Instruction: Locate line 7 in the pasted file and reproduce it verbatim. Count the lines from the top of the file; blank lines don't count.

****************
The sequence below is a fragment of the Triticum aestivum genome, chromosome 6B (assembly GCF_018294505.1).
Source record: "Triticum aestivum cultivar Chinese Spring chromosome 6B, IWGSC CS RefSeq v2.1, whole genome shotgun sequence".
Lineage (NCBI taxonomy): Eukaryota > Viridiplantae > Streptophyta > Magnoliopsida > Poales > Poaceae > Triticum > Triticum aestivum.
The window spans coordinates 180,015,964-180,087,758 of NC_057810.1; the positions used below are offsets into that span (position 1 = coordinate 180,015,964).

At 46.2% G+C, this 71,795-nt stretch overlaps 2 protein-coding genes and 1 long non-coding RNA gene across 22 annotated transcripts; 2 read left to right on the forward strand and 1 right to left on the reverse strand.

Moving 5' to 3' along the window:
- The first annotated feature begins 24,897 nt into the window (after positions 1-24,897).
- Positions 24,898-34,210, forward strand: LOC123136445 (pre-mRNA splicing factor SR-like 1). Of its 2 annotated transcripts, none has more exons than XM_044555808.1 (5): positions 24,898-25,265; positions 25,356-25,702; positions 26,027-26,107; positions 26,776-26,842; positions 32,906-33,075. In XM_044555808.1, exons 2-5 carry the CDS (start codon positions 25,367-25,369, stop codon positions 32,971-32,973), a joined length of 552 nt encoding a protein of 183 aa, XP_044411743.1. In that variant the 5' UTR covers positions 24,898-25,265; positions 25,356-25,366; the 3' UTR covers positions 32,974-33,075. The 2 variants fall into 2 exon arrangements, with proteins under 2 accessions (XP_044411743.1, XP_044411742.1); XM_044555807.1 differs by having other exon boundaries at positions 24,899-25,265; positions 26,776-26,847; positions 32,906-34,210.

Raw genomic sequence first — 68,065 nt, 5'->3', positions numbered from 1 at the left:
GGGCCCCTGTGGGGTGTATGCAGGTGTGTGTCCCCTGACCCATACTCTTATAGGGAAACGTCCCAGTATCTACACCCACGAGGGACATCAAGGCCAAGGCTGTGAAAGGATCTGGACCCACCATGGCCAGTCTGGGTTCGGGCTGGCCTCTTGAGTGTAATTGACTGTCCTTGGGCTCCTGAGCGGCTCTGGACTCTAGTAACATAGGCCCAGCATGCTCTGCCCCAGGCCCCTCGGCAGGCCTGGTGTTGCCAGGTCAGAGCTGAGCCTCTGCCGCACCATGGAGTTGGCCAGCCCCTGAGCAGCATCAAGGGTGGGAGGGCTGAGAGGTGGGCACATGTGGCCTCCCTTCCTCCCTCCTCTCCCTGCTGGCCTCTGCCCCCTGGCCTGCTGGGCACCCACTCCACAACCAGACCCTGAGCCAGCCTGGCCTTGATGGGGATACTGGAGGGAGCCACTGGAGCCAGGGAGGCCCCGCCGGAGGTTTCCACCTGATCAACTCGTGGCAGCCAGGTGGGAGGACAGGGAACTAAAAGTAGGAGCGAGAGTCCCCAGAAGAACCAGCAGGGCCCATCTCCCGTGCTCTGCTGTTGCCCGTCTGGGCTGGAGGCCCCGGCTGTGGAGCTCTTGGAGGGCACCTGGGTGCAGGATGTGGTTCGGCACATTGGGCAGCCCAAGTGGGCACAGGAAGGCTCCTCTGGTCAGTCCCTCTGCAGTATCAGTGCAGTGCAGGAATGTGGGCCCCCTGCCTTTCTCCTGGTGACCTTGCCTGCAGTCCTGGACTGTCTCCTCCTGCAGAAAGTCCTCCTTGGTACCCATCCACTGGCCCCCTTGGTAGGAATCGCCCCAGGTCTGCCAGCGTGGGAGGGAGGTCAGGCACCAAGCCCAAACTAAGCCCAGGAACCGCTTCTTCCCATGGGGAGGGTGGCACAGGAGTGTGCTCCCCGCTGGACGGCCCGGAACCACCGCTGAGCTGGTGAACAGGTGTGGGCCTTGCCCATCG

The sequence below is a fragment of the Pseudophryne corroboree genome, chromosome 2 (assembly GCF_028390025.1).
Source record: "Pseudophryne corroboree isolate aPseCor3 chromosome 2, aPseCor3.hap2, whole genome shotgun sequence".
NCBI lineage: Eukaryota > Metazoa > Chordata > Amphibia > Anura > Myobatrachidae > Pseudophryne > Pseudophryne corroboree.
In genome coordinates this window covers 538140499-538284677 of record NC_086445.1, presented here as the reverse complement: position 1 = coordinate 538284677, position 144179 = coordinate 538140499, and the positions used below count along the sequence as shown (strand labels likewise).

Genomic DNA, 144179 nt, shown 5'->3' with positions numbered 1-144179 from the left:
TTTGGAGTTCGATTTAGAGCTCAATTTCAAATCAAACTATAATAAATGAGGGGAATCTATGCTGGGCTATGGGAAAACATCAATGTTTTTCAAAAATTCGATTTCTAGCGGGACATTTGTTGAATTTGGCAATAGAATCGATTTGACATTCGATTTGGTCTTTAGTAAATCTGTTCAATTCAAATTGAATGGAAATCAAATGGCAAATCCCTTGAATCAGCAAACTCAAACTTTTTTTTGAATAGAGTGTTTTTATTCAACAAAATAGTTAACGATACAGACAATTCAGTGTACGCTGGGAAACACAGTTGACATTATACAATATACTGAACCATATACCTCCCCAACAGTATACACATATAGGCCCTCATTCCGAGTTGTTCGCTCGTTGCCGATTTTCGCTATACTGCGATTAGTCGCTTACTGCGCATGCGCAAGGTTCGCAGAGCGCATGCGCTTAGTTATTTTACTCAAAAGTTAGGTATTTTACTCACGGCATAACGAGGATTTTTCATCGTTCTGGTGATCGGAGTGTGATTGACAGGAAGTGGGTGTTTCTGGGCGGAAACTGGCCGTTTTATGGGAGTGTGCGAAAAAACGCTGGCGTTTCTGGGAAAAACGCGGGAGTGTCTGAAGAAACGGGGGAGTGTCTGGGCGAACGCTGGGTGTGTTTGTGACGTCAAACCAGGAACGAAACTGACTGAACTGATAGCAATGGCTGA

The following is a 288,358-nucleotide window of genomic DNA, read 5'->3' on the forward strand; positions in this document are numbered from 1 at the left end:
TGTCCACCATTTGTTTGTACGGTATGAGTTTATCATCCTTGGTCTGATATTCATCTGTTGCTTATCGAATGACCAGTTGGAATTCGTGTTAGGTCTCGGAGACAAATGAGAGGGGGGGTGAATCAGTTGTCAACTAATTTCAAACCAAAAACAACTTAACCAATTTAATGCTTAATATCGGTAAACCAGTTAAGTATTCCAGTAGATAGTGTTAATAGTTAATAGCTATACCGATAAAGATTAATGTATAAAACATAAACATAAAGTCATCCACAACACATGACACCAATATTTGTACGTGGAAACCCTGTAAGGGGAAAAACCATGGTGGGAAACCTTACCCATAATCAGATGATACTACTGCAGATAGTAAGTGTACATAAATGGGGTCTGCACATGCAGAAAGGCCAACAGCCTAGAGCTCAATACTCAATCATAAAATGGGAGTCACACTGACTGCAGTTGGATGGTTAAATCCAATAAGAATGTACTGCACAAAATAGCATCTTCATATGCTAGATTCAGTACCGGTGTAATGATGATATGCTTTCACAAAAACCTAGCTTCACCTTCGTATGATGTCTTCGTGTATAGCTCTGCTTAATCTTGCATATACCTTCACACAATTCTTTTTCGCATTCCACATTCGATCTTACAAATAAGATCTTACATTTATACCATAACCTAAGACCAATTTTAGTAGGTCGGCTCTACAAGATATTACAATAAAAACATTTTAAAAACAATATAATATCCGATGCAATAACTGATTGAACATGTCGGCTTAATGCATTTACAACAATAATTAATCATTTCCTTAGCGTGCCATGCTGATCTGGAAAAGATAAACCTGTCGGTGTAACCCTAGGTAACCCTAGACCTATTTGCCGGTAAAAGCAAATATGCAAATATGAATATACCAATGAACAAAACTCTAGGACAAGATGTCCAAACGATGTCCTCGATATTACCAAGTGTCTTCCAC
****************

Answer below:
- The first annotated feature begins 24,897 nt into the window (after positions 1-24,897).